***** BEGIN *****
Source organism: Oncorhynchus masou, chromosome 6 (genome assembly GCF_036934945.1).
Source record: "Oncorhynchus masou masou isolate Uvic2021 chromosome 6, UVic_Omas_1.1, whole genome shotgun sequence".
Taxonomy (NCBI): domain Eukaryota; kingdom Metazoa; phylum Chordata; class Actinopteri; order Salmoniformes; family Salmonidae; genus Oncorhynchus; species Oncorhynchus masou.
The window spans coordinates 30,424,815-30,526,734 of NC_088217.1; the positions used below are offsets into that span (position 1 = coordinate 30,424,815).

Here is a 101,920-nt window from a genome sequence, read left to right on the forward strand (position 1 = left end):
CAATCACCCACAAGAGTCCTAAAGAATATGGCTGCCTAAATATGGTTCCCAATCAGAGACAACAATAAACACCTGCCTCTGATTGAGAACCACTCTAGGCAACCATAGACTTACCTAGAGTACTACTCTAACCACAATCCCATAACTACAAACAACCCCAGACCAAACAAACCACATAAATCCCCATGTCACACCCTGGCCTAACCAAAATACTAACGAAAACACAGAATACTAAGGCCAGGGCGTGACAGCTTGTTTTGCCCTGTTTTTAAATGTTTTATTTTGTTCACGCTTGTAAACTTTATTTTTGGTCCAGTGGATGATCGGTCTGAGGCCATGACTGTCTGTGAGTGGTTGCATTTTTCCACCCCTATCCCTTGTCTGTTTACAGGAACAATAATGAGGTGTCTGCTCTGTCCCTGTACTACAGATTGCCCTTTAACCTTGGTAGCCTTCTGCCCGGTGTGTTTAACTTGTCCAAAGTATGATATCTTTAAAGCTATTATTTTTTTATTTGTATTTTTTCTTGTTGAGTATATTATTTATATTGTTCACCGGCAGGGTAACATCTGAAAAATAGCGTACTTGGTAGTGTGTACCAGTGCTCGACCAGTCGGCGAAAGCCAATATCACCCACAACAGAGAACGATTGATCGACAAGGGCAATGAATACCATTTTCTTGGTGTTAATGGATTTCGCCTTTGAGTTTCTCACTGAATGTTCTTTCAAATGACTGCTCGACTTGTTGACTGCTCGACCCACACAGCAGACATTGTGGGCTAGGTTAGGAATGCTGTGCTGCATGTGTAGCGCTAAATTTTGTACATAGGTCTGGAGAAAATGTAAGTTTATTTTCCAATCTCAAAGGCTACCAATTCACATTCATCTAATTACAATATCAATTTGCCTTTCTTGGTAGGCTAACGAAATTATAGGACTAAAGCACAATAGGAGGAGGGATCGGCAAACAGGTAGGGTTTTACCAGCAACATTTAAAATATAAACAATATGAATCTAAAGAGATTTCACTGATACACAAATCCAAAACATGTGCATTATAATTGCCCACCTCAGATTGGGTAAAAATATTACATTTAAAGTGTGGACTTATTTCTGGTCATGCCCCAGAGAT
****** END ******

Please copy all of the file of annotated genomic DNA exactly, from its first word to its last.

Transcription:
Source organism: Oncorhynchus masou, chromosome 6 (genome assembly GCF_036934945.1).
Source record: "Oncorhynchus masou masou isolate Uvic2021 chromosome 6, UVic_Omas_1.1, whole genome shotgun sequence".
Taxonomy (NCBI): domain Eukaryota; kingdom Metazoa; phylum Chordata; class Actinopteri; order Salmoniformes; family Salmonidae; genus Oncorhynchus; species Oncorhynchus masou.
The window spans coordinates 30,424,815-30,526,734 of NC_088217.1; the positions used below are offsets into that span (position 1 = coordinate 30,424,815).

Here is a 101,920-nt window from a genome sequence, read left to right on the forward strand (position 1 = left end):
CAATCACCCACAAGAGTCCTAAAGAATATGGCTGCCTAAATATGGTTCCCAATCAGAGACAACAATAAACACCTGCCTCTGATTGAGAACCACTCTAGGCAACCATAGACTTACCTAGAGTACTACTCTAACCACAATCCCATAACTACAAACAACCCCAGACCAAACAAACCACATAAATCCCCATGTCACACCCTGGCCTAACCAAAATACTAACGAAAACACAGAATACTAAGGCCAGGGCGTGACAGCTTGTTTTGCCCTGTTTTTAAATGTTTTATTTTGTTCACGCTTGTAAACTTTATTTTTGGTCCAGTGGATGATCGGTCTGAGGCCATGACTGTCTGTGAGTGGTTGCATTTTTCCACCCCTATCCCTTGTCTGTTTACAGGAACAATAATGAGGTGTCTGCTCTGTCCCTGTACTACAGATTGCCCTTTAACCTTGGTAGCCTTCTGCCCGGTGTGTTTAACTTGTCCAAAGTATGATATCTTTAAAGCTATTATTTTTTTATTTGTATTTTTTCTTGTTGAGTATATTATTTATATTGTTCACCGGCAGGGTAACATCTGAAAAATAGCGTACTTGGTAGTGTGTACCAGTGCTCGACCAGTCGGCGAAAGCCAATATCACCCACAACAGAGAACGATTGATCGACAAGGGCAATGAATACCATTTTCTTGGTGTTAATGGATTTCGCCTTTGAGTTTCTCACTGAATGTTCTTTCAAATGACTGCTCGACTTGTTGACTGCTCGACCCACACAGCAGACATTGTGGGCTAGGTTAGGAATGCTGTGCTGCATGTGTAGCGCTAAATTTTGTACATAGGTCTGGAGAAAATGTAAGTTTATTTTCCAATCTCAAAGGCTACCAATTCACATTCATCTAATTACAATATCAATTTGCCTTTCTTGGTAGGCTAACGAAATTATAGGACTAAAGCACAATAGGAGGAGGGATCGGCAAACAGGTAGGGTTTTACCAGCAACATTTAAAATATAAACAATATGAATCTAAAGAGATTTCACTGATACACAAATCCAAAACATGTGCATTATAATTGCCCACCTCAGATTGGGTAAAAATATTACATTTAAAGTGTGGACTTATTTCTGGTCATGCCCCAGAGAT